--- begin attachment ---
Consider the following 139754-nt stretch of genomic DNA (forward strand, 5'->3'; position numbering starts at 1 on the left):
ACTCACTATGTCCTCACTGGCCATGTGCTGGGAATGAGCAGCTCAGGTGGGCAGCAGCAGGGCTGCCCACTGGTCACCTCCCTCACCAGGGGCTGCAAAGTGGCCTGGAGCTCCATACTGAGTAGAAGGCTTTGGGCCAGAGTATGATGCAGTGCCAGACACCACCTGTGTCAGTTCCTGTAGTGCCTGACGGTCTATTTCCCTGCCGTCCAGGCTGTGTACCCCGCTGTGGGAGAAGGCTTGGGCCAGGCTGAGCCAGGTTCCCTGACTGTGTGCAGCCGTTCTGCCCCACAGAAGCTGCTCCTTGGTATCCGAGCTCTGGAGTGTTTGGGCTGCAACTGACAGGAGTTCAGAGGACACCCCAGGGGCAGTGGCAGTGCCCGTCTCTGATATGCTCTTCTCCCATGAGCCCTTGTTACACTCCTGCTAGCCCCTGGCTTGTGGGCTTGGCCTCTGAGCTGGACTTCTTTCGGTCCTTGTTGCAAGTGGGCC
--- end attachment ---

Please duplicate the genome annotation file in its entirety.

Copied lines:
Consider the following 139754-nt stretch of genomic DNA (forward strand, 5'->3'; position numbering starts at 1 on the left):
ACTCACTATGTCCTCACTGGCCATGTGCTGGGAATGAGCAGCTCAGGTGGGCAGCAGCAGGGCTGCCCACTGGTCACCTCCCTCACCAGGGGCTGCAAAGTGGCCTGGAGCTCCATACTGAGTAGAAGGCTTTGGGCCAGAGTATGATGCAGTGCCAGACACCACCTGTGTCAGTTCCTGTAGTGCCTGACGGTCTATTTCCCTGCCGTCCAGGCTGTGTACCCCGCTGTGGGAGAAGGCTTGGGCCAGGCTGAGCCAGGTTCCCTGACTGTGTGCAGCCGTTCTGCCCCACAGAAGCTGCTCCTTGGTATCCGAGCTCTGGAGTGTTTGGGCTGCAACTGACAGGAGTTCAGAGGACACCCCAGGGGCAGTGGCAGTGCCCGTCTCTGATATGCTCTTCTCCCATGAGCCCTTGTTACACTCCTGCTAGCCCCTGGCTTGTGGGCTTGGCCTCTGAGCTGGACTTCTTTCGGTCCTTGTTGCAAGTGGGCC